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Trump, China Agree to Deal to Remove Threat of New Tariffs

Trump, China Agree to Deal to Remove Threat of New Tariffs

Trump: “We will begin negotiations on the Phase Two Deal immediately, rather than waiting until after the 2020 Election.”

The U.S. and China have reached a limited deal to pause the trade war and remove the threat of new tariffs.

China has agreed to purchase “American farm goods and other products.”

From The Wall Street Journal:

As part of the “phase one” deal, the U.S. canceled plans to impose fresh tariffs on $156 billion in annual imports of Chinese-made goods—including smartphones, toys and consumer electronics—that were set to go into effect Sunday. The U.S. will also slash the tariff rate in half on roughly $120 billion of goods, to 7.5% from 15%.

Tariffs of 25% would remain on roughly $250 billion in Chinese goods, including machinery, electronics and furniture.

Chinese officials said the U.S. has agreed to reduce these tariffs in stages, but U.S. Trade Representative Robert Lighthizer said there was no agreement on that, and he suggested China believes such reductions can be negotiated in subsequent phases.

The agreement includes “intellectual property protection, forced technology transfer, opening markets, and currency issues.”

While it may not seem like much, people have embraced the agreement:

Business trade groups applauded the announcement. “Today’s announcement represents real progress, and manufacturers look forward to working with President Trump and U.S. Trade Representative Robert Lighthizer to achieve additional concrete outcomes,” said National Association of Manufacturers President Jay Timmons.

The Business Roundtable called the announcement a “positive step” and urged both sides to “continue progress toward additional structural reforms in China and tariff relief.”

However, farmers remain cautious:

“For farmers, this could either be the first ray of hope or another empty promise,” Brian Kuehl, co-executive director of the free-trade organization Farmers for Free Trade, said in a statement. “Farmers want sustained access to China’s market, not one-time purchases, so it will be critical to see how the retaliatory tariffs that have crippled farm exports are treated in this agreement.”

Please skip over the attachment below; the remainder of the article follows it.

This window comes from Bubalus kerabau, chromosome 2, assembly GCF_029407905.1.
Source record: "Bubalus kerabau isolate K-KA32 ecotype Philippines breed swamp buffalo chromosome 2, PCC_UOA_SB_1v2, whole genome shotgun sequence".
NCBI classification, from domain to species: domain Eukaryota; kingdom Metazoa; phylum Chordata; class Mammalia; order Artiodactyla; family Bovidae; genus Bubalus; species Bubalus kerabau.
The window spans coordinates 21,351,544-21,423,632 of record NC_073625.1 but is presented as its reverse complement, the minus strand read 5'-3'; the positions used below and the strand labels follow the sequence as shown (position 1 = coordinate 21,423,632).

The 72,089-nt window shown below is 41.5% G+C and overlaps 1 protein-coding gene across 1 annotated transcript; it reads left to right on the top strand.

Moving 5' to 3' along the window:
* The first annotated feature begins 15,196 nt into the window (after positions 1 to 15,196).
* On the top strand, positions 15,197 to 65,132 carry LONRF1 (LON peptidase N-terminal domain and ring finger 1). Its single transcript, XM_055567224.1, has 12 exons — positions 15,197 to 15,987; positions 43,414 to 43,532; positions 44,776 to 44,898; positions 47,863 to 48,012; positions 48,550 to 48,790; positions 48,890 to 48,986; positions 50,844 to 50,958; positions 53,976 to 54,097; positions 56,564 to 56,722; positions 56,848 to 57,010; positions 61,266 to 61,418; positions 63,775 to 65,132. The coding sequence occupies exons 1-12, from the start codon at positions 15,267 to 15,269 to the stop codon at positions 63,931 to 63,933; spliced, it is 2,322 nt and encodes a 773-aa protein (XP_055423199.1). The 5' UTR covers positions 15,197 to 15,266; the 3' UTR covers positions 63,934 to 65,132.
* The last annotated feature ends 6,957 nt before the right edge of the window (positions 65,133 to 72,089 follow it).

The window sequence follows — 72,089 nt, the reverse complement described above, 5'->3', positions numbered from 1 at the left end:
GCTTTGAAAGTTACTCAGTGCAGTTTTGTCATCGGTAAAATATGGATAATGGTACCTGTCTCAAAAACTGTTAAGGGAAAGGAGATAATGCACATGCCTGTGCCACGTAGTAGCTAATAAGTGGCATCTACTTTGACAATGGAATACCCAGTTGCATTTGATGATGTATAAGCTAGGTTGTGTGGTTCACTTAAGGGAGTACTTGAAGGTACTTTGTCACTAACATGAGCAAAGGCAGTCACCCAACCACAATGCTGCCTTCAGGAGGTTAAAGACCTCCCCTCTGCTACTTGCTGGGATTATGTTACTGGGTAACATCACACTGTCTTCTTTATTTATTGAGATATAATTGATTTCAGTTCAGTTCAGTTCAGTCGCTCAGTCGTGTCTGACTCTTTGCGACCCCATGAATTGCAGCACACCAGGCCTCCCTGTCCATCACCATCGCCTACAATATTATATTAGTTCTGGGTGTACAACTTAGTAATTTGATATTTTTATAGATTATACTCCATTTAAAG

“While any progress is encouraging, this cannot be Phase One and done. The last thing the U.S. and China should do now is step away from the negotiating table or let this go into deep freeze through 2020. Farmers are looking for an end to the trade war, not a pause,” Kuehl added.


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With everything else that’s going on, I just don’t know how he does it.

Nope, not tired of winning Mr. President.

If we are talking about pig farmers, China will have no choice. They’ve killed off all of their own by failing to control conditions and allowing for the spread of “pig ebola”.

The progs will do everything in their power to crater the US economy before the election next year. Trump is holding the China deal as his Trump Card, to be played at the right time to goose things back in line after the progs have played their hand. Don’t expect a final deal until then.

“Brian Kuehl, co-executive director of the free-trade organization Farmers for Free Trade…… retaliatory tariffs that have crippled farm exports ”
“Farmers for Free trade” sure has the stink of Globalist/COC/GOPe Astro-turf.

    puhiawa in reply to SHV. | December 13, 2019 at 9:52 pm

    Farmers have attempted to close their own markets whenever they could. Pork from Asia is already off the table. Fruit from Asia? Not through any West Coast port. Avacadoes from Hawaii…forbidden. On and on.

China has promised this before and instantly reneged.

    Barry in reply to puhiawa. | December 13, 2019 at 11:00 pm

    And they will again. The entire negotiating team knows this.

    The goal is not a “deal”. The goal is to remove China from our economy entirely. It’s rather easy to see.

I don’t have a lot of sympathy for the corporate big AG shills. They do everything they can to create an uncompetitive market in the U.S.

The actual goal here is to initially isolate China’s economy and then they can accept that they can’t steal IP, maintain state subsidized entities, wall off sectors of their economy from competition etc

Once that occurs and we just got closer, then the true deal begins. Personally I suspect that eventual implementation of USMCA and hopefully a bilateral agreement with post Brexit UK will need to be in place and functional for the more hard line Chinese to accept the fact that they will have to play by the new rules. They could attempt to pivot to the EU but since EU is also an export driven economy I don’t see how that works.